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Posted on 12-03-2016
On climate, industry is leading Congress
By Peter Bryn
CERAWeek is the Super Bowl of energy policy conferences, and with a hefty price tag it tends to attract some pretty high-horsepower individuals from both industry and government. Not hailing from the C-Suite myself, I had the privilege to attend the final two days only because of the generous complimentary invitation I received through my alumni association. As a fiscally-conservative engineer that spent eight years with ExxonMobil yet is quite concerned about climate change, I went with a mix of interest and cautious optimism.
I wasn’t sure what to expect from this power-, oil-, and gas-focused group. How would my fellow energy-industry professionals frame the issue of climate change at the conference? Would it come up at all?
What I got out of my two days was this: industry is more mentally and technologically prepared to decarbonize the economy today than I have ever seen before. Regardless of the makeup of the panel or the stated topic, the issue of climate change and greenhouse gas mitigation came up in almost every session, and usually in the context of seeking solutions.
When asked if we need a carbon price, energy-giant Engie’s representative said “the answer is clearly yes,“ and that the absence of a plan from regulators “is a huge risk” to business. In a separate panel, a representative from coal-heavy power utility Southern Company was clear that while they felt the Administration's Clean Power Plan (CPP) was an “overreach,” the company views climate change as a “major issue,” is investing in low/no-carbon technologies like nuclear and carbon capture, and has already migrated its generating fleet from 70% coal in 2007 to 33% today.
For the technologists among us, it was also a joy to hear about the rapid and faster-than-expected price declines and performance improvements in batteries from Tesla and others.
In the time that I was there, I saw zero climate denial and little, if any, grumbling about the UN’s COP21 talks in Paris. In fact, the agreement was largely regarded as a positive development and industry has already responded by putting its best scientists and engineers to work.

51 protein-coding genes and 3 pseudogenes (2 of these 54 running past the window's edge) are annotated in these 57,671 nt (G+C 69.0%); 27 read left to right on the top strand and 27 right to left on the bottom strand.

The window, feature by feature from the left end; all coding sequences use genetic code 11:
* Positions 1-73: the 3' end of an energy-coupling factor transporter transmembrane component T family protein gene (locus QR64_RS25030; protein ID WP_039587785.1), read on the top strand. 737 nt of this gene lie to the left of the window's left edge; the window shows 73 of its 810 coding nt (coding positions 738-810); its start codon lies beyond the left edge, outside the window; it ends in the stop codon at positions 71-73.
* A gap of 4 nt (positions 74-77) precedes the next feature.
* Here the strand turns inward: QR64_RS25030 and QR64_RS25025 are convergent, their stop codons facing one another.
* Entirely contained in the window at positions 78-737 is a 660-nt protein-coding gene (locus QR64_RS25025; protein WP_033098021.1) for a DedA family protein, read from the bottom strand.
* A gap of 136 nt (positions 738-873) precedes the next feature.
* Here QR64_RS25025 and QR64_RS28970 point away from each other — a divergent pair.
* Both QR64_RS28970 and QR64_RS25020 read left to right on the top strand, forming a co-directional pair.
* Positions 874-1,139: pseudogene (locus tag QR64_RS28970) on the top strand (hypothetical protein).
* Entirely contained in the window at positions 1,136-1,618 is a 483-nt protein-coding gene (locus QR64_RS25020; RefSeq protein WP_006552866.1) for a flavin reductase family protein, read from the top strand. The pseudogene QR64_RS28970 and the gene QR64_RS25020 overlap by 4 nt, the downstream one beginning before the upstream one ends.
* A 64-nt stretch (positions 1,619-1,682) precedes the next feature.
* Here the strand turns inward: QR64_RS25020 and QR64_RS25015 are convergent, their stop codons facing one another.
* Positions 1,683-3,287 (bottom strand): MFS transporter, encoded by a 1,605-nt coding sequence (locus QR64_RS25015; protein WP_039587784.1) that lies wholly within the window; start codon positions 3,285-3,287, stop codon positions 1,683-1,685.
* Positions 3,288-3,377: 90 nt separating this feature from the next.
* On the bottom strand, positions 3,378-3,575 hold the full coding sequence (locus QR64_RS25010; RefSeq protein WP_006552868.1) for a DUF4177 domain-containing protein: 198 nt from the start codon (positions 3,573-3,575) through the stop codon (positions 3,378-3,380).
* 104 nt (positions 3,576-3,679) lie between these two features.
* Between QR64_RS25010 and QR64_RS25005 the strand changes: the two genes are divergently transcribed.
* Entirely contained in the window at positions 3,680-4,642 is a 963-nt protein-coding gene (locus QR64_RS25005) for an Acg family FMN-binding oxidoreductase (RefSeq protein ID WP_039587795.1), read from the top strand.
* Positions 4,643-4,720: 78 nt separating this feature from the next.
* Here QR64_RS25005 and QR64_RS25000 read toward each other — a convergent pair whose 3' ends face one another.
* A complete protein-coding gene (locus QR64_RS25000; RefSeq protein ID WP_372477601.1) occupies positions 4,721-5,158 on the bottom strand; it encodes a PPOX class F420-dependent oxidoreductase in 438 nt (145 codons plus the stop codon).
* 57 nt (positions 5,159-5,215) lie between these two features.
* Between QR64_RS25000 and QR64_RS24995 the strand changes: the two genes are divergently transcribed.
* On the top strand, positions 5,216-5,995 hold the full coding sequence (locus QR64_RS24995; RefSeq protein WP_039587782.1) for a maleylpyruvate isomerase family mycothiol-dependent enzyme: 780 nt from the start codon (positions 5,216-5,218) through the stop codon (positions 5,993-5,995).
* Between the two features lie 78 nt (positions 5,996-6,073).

With this lead-in, I was excited for the conference’s final session with Senators Murkowski of Alaska and Cornyn of Texas. Even if there remains debate on the right policy solution, with industry almost unanimously calling for government guidance, surely the Senators would echo that sentiment in their remarks, right?
To put it bluntly: wrong. While they did focus on other very important issues including access to oil/gas on federal lands and oil exports, when it came to climate change their remarks felt strangely inconsistent with the rest of the conference. All we heard was criticism of the Clean Power Plan. Whether the CPP is the right solution or not, arguing about it without offering an alternative doesn’t help the Texan cattleman or Alaskan fisherman who are feeling climate impacts already.
I sincerely wish the Senators had been able to attend the prior few days at the conference and observed what I did. In part, they may have been playing to an outdated notion that industry is opposed to a carbon price. To be sure, some folks are, but when leaders like BP and Shell are calling for one, they’re doing so not just because it’s good for society, but because predictability is good for business.
Even here in Texas, the public would seem to agree. Per polling done by a joint team at Yale and George Mason University, support in the state for a policy like ExxonMobil’s revenue-neutral carbon fee is favored at a margin of nearly two to one. When asked a more general question to simply regulate CO2 as a pollutant, support jumps to almost three to one!
I invite the Senators to revisit their views on the issue. If you don’t like the CPP, that’s fine - propose an alternative. Your citizenry and businesses have made their move by indicating a readiness for a market-based alternative such as a revenue-neutral carbon fee. Your turn.
Peter Bryn (email@example.com) is a full-time volunteer with Citizens’ Climate Lobby and an engineer formerly with ExxonMobil
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